Mahler: Resurrection Symphony
Orchestra of the Age of Enlightenment, Philharmonia Chorus, Vladimir Jurowski
Royal Festival Hall. 12 April 2016
The Orchestra of the Age of Enlightenment is a remarkable institution. They are equally at home as a tiny Baroque trio sonata format, a string quartet in a crowded pub or, as they were on this occasion, with nearly 120 players fronting a choir of more than 130 singers in one of the major works of the late Romantic repertoire. They bring an extraordinary wealth of knowledge and expertise of period instruments and performing styles, and nurture, support and influence the conductors that they invite to direct their concerts. With Sir Simon Rattle soon to lead them in Bruckner, this was Vladimir Jurowski’s chance to put them through their paces with Mahler’s 2nd Symphony, the so-called ‘Resurrection’.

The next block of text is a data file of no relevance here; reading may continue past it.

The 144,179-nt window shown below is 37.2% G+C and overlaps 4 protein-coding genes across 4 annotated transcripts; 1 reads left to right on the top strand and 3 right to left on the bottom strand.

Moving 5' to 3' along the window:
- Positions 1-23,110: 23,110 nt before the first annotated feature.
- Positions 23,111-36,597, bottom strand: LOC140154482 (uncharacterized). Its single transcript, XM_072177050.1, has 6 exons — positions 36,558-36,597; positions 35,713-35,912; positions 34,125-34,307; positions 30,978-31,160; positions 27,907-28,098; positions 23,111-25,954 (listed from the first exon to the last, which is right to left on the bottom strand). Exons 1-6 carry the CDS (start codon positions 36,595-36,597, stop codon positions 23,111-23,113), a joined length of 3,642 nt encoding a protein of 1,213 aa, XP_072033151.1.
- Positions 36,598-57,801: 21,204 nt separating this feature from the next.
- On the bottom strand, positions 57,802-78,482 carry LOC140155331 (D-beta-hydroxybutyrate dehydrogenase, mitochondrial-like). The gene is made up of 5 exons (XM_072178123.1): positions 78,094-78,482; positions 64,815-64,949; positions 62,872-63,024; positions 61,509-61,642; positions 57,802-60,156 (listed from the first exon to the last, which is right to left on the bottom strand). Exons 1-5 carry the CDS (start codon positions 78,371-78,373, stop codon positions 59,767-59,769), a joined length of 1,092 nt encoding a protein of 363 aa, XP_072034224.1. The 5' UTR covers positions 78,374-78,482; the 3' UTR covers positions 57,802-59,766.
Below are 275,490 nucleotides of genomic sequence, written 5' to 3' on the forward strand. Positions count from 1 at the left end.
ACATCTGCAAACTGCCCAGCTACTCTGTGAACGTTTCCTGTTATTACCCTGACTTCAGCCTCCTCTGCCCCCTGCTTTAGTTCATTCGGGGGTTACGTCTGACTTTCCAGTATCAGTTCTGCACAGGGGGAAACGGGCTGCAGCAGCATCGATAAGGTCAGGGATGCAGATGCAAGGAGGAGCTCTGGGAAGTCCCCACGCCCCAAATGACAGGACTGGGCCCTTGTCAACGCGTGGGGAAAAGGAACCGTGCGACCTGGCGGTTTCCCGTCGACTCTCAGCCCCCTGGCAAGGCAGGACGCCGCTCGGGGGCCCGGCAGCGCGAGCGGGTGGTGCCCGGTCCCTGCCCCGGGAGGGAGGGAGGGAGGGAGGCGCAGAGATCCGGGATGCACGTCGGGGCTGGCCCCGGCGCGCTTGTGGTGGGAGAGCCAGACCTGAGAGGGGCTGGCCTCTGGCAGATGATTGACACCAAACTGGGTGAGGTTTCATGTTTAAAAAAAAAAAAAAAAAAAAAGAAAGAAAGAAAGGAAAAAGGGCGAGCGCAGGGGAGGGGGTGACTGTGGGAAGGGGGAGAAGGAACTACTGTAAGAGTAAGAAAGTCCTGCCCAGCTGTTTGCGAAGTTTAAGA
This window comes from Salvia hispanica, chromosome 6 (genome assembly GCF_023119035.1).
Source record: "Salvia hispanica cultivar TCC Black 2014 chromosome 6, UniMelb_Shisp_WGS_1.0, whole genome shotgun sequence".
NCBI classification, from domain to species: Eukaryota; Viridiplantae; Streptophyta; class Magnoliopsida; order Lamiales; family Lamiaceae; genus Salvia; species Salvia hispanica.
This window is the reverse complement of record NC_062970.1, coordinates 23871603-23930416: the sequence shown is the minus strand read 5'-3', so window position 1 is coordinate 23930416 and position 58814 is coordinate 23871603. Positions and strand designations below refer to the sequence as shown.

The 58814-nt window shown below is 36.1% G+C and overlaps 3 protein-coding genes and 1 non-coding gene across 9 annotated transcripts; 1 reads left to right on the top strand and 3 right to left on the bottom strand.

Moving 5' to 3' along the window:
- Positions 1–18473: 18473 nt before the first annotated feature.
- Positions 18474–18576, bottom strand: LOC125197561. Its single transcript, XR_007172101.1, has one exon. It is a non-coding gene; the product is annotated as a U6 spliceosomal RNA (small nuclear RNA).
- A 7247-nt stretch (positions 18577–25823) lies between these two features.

This often performed giant of the repertoire is very rarely, if ever, heard with the instrumental sound of Mahler’s time. And although that is only just over 100 years ago, the sound difference to the modern orchestra is almost as great as that between Mahler’s time and Mozart’s, 100 years before. The most Continue reading